Genetic predisposition:About half of asthmatic patients have a family history of asthma and/or atopies which evidently supports the reason that a major criteria in the Asthma Predictive index would include a diagnosed asthmatic in one parent5. Within the Asthma Predictive index, the other major criteria is eczema in the child diagnosed by a physician. Minor criteria’s include allergic rhinitis, wheezing apart from colds, and peripheral eosinophilia greater than or equal to 4%. According to the Asthma Predictive index, if a child is less than 3 years old who has had more than or equal to 3 significant wheezy episodes in a year will have a high likelihood of asthma if confirmed with 1 major and 2 minor criteria. Thus, as aforementioned, genetic predisposition in the child is only partially to blame.In order to recognize genetic susceptibility in different asthma phenotypes, methods such as familial aggregation and twin studies, segregation analysis, linkage studies, candidate-gene association studies and functional genomics were conducted. The studies have identified certain gene complexes such as ADAM33, PHF11, DPP10, GRPA, and SPINK5. And in particular, the polymorphisms in the gene encoding the metalloproteinase ADAM33 suggests increased proliferation of bronchial smooth muscle and fibroblasts, leading to possible bronchial hyperreactivity and subepithelial fibrosis2. Multiple chromosomal regions of 5q, 6p, 11q, 12q, and 13q also provide evidence for linkage studies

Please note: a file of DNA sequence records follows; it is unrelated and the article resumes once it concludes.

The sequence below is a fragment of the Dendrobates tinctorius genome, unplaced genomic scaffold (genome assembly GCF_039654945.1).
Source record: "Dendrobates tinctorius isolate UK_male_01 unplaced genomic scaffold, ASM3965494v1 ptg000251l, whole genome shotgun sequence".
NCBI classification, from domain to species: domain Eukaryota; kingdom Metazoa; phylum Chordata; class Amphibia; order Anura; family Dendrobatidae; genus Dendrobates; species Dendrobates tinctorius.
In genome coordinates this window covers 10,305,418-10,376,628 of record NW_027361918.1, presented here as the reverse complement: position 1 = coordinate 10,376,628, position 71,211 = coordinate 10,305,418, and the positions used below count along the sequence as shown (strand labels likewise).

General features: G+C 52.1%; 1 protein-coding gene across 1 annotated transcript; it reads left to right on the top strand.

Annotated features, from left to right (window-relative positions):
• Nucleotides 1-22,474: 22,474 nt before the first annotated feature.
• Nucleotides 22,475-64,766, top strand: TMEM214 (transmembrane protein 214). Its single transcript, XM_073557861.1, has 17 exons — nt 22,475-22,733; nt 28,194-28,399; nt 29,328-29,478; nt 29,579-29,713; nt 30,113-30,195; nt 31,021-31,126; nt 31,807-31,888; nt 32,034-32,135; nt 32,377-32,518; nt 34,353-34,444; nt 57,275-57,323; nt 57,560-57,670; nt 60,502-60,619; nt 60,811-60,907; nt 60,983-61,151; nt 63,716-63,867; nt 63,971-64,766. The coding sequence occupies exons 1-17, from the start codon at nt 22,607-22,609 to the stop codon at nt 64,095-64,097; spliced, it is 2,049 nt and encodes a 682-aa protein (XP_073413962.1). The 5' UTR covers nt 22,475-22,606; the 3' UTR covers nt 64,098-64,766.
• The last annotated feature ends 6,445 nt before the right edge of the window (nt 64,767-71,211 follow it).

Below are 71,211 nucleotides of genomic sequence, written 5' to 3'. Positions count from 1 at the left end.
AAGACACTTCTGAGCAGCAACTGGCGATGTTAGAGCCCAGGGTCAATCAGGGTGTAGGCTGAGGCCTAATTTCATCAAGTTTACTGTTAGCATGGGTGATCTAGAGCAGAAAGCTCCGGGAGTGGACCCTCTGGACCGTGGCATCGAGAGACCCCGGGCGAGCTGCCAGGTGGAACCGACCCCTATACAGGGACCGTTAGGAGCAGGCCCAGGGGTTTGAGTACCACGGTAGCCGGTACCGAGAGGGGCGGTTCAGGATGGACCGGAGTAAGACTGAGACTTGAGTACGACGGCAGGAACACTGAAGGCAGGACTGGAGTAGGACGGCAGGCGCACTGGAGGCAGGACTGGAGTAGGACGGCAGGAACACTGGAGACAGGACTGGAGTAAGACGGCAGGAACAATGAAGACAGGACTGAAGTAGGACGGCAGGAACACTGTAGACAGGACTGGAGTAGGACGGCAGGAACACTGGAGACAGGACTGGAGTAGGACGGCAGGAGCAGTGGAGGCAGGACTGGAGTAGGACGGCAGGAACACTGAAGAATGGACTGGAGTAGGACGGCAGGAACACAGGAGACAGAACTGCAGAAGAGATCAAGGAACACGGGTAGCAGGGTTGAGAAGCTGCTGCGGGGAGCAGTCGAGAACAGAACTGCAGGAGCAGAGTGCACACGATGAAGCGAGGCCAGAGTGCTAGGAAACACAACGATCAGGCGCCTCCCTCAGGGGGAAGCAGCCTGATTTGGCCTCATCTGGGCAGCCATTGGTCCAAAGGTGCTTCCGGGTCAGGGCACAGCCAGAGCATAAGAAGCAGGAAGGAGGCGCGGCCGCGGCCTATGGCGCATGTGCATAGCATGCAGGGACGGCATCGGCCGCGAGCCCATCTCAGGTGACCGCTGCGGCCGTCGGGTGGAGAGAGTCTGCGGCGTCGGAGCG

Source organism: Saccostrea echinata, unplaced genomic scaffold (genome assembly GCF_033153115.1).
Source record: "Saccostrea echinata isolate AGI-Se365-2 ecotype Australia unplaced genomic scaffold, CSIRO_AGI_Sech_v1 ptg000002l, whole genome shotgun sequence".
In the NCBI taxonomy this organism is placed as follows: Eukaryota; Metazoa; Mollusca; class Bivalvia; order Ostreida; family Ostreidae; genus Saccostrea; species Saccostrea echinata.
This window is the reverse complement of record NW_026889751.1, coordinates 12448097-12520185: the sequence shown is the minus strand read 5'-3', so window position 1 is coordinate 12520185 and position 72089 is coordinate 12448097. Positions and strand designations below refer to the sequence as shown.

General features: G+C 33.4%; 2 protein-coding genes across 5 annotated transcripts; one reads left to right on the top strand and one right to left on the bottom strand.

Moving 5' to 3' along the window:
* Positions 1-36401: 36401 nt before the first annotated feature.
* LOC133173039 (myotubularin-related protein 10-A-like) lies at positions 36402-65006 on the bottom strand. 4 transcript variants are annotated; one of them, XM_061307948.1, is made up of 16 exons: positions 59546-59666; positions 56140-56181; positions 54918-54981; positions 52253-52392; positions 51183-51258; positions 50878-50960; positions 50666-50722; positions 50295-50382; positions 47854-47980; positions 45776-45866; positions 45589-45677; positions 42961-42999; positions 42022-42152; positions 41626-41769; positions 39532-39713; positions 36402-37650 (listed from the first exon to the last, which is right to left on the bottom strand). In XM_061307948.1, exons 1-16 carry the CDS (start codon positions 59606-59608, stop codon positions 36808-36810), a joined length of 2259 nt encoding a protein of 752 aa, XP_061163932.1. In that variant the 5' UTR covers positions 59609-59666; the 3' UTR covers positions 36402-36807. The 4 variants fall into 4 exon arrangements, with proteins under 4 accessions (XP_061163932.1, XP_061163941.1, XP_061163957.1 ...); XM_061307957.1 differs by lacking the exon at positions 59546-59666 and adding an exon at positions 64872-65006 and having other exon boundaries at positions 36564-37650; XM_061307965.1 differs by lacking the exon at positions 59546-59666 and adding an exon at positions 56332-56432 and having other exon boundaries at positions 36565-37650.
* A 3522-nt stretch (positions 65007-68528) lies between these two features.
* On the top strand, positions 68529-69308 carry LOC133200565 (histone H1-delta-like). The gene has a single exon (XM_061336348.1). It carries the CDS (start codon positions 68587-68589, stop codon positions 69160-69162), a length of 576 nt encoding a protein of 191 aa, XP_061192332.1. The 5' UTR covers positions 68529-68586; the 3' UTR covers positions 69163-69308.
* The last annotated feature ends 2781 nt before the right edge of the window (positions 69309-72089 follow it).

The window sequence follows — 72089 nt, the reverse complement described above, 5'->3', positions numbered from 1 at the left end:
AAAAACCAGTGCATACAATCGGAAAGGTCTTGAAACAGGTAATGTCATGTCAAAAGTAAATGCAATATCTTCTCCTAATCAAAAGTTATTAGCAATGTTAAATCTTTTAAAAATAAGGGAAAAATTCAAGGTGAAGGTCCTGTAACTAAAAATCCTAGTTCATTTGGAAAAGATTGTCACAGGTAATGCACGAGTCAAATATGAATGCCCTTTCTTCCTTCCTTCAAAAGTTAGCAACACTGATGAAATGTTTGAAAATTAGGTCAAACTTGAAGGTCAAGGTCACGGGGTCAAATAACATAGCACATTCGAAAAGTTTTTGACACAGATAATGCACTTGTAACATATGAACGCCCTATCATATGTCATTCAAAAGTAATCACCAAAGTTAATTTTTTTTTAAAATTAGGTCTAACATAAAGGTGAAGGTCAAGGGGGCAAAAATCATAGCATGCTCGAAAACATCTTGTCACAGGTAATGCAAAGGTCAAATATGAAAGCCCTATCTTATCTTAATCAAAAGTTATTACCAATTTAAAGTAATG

Notably, a susceptible locus on chromosome 5q is located near the gene cluster encoding the cytokines IL-3, IL-4, IL-5, IL-9, and receptors of IL-3 and IL-4 those which are responsible for regulating IgE and the development and progression of inflammation recognized in the pathophysiology of asthma2. Within the cytokines, the polymorphism in IL-4 and IL-13 gene displays the strongest and most consistent associations with asthma or atopic disease2,6. In the case of A.O, he would have been diagnosed with asthma with the Asthma Predictive index under the association that his father is an asthmatic and he has eczema. However, it is uncertain whether or not he would have been diagnosed due to which of the other two in the minor criteria.